Background: Child trafficking, Child rights, Right to Education (RTE) Act.
- A study conducted in 20 tea gardens of two blocks (Madarihaat and Kalchini) in West Bengal’s Alipurduar district points out that while dropping out of schools is common here owing to lack of financial resources, there is also rampant trafficking in children through placement agencies.
- The report points out that traditional modes of trafficking such as child marriage, fake marriage, abduction or kidnapping are not used in the trafficking of minors in these areas. In a survey in 2016, ActionAid identified 36 missing children from 10 sick and closed tea gardens of Alipurduar.
- The survey found 16 trafficked survivors in five sick tea gardens, living in extremely vulnerable conditions without any rehabilitative support.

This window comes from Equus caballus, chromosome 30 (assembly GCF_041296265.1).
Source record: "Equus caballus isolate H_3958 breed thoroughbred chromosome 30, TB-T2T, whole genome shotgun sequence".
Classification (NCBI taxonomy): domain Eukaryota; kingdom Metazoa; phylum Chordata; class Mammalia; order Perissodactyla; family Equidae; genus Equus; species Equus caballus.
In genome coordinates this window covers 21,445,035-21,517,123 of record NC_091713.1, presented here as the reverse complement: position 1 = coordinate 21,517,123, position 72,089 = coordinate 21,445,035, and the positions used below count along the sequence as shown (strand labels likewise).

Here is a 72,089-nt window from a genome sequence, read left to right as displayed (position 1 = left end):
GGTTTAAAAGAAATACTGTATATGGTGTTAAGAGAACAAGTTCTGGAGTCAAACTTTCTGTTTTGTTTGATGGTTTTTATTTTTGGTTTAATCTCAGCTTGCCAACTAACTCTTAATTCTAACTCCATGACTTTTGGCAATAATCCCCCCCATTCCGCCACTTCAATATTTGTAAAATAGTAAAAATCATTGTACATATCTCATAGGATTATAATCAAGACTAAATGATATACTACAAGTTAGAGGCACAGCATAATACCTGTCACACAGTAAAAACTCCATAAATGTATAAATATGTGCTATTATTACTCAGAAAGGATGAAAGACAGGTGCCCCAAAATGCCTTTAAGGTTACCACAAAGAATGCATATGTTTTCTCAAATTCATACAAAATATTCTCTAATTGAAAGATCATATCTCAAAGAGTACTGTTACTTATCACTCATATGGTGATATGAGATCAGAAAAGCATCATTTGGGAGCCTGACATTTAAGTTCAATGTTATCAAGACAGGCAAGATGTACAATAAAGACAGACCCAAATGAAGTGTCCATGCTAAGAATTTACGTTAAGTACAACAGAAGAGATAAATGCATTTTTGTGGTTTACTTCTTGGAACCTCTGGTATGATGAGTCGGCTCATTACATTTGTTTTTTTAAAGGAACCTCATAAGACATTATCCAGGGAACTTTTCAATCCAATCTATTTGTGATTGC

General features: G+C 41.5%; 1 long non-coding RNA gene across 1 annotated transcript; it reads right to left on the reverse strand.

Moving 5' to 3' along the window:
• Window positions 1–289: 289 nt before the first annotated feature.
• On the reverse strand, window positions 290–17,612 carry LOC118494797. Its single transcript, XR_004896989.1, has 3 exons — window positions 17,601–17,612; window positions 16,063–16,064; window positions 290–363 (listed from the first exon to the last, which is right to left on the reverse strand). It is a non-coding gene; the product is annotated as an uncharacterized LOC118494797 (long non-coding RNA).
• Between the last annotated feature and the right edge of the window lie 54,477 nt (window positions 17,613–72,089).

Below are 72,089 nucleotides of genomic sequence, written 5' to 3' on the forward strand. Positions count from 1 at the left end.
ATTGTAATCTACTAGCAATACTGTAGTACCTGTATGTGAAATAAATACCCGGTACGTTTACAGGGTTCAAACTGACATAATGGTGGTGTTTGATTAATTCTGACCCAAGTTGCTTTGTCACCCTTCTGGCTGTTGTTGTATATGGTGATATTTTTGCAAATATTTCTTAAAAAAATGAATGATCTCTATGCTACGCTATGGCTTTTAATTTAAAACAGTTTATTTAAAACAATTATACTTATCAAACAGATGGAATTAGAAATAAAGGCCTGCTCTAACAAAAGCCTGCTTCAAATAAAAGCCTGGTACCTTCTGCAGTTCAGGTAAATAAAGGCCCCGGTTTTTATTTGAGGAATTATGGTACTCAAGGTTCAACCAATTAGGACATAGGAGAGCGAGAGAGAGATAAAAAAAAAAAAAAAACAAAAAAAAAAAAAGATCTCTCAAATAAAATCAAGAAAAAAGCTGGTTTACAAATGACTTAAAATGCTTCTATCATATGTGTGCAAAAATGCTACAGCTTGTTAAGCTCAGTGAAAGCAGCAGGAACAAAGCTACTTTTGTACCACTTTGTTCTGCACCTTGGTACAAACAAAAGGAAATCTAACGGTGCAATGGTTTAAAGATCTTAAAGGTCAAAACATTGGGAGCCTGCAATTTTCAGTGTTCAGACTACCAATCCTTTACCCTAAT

- Studies have pointed out that majority of those missing belonged to the Scheduled Tribes and Scheduled Castes and were usually taken to Sikkim, Delhi, Chandigarh, Kerala and Nepal.
- The survey carried out in two blocks found 333 cases of children dropping out of school. Almost 70 percent of the parents and children said they had to drop out because of financial crisis owing to distress in the tea gardens. Majority of the dropouts were from the Scheduled Tribes.
- Provisions of the Right to Education Act should be implemented providing children free and compulsory education till 14 years and a check should be kept on the placement agencies.
- Among other issues, the report also pointed out the poor nutrition level of children in these tea gardens. Low wages, water shortage and poor sanitation were also affecting those living here.